COP21: Leaders speak out on perils of climate change

Heads of state, including Barack Obama, David Cameron, Vladimir Putin, Chinese president Xi Jinping, and Indian prime minister Narendra Modi travelled to Paris amid tight security after the November 13 terror attacks.
COP21: Leaders speak out on perils of climate change

The UN requested that each leader speak for three minutes, although many spoke for considerably longer about the perils the planet faces due to climate change.

  • French President François Hollande: “I am not choosing between the fight against terrorism and the fight against global warming. We must leave our children more than a world free of terror, we owe them a planet protected from disasters. The greatest danger is not that we aim too high and we miss but that we aim too low and only do that.”
  • Christiana Figueres, executive director of the UN Framework Convention on Climate Change: “Never before has a responsibility so great been in the hands of so few.”
  • President Barack Obama, who spoke for 14 minutes, told delegates: “We are one of the first generations to feel the impact of climate change and one of the last to do something about it.”
  • Prince Charles: “If the planet were a patient, we would have treated her long ago. You, ladies and gentlemen, have the power to put her on life support, and you must surely start the emergency procedures without further procrastination.”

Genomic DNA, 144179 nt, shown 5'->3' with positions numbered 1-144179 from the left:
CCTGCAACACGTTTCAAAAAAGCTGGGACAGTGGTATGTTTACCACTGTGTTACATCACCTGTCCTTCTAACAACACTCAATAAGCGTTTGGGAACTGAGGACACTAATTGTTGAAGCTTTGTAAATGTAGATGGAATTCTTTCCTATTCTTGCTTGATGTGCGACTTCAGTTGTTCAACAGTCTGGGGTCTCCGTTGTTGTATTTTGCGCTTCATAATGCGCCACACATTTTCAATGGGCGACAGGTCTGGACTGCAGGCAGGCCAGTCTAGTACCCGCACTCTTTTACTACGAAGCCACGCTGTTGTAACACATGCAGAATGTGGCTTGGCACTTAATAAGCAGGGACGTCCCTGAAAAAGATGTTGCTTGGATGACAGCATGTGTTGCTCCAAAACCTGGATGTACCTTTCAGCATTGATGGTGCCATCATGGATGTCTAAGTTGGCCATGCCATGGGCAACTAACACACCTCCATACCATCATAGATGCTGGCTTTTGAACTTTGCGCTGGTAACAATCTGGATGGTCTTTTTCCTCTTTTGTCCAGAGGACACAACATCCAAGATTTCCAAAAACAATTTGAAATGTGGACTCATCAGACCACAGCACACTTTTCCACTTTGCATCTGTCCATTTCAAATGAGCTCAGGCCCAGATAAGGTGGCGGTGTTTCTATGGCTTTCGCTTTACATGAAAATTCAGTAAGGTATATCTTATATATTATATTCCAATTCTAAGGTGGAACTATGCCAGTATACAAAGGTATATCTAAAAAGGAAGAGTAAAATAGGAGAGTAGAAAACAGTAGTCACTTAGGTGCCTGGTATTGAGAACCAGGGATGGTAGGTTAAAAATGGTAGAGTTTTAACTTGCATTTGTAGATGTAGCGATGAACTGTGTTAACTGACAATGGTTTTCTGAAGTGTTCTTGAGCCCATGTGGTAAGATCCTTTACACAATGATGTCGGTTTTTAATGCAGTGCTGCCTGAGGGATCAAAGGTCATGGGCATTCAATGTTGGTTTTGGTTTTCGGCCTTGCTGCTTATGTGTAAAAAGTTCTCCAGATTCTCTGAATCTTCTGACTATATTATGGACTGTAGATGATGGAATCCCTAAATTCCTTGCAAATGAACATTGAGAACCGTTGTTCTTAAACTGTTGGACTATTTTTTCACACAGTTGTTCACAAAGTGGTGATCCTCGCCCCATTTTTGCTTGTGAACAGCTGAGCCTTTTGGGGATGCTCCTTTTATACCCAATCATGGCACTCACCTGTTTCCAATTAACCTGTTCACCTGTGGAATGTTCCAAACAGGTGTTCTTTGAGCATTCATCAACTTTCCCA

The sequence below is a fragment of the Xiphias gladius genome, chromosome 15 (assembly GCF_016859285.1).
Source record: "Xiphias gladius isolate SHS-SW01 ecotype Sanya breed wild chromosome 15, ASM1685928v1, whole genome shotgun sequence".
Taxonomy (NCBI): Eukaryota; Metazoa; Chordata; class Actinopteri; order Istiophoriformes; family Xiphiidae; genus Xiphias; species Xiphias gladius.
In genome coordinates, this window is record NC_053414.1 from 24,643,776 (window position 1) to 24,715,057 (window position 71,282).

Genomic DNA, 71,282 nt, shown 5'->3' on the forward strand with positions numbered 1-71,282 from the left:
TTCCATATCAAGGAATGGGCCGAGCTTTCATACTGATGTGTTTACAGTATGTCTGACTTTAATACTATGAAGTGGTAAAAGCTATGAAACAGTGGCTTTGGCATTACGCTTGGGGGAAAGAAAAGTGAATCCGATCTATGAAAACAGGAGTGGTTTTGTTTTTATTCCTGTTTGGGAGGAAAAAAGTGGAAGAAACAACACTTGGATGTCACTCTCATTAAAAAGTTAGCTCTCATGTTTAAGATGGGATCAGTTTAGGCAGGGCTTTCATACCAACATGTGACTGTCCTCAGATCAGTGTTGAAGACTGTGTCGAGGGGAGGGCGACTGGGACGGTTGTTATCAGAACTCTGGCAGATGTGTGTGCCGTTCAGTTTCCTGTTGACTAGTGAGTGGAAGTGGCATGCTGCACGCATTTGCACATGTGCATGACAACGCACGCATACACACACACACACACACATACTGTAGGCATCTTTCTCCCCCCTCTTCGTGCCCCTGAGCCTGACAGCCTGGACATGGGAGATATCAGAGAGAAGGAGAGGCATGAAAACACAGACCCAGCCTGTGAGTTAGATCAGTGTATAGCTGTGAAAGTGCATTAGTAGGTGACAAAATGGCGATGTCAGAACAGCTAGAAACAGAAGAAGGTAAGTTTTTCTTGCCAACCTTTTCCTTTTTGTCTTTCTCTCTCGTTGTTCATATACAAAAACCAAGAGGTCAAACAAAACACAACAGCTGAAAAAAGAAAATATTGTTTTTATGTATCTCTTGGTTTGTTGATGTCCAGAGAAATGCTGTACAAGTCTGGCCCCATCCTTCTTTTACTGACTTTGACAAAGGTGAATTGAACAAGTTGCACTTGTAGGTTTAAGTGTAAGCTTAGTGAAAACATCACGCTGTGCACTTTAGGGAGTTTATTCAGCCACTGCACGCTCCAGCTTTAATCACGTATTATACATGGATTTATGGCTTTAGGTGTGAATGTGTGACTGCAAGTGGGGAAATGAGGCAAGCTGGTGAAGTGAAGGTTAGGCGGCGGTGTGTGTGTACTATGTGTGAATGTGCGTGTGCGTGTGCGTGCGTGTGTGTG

• German Chancellor Angela Merkel: “This is a question of environmental necessity, but also of economic common sense... our very future as humankind hinges on this. Billions of people are pinning their hopes on what we achieve here in Paris.”
  • President Vladimir Putin: “Climate change has become one of the gravest challenges that humanity is facing.”
  • Chinese President Xi Jinping said the presence of world leaders in Paris was proof that “terrorism can not hold back mankind’s efforts to address climate change and pursue a better future”.

Leaders of smaller nations also took the chance to stress the importance of addressing climate change. Anote Tong, president of Kiribati, a small island state endangered by rising sea levels, said Fiji has offered to accommodate the people of Kiribati if climate change “renders our homes inhospitable”.

Baron Waqa, president of the small island state of Nauru, said: “We have a choice: We can pay in human misery or pay investing in a more equitable, resilient, and sustainable future.”

Bolivian President Evo Morales said: “Saving Mother Earth to save life — that is our endeavour.”

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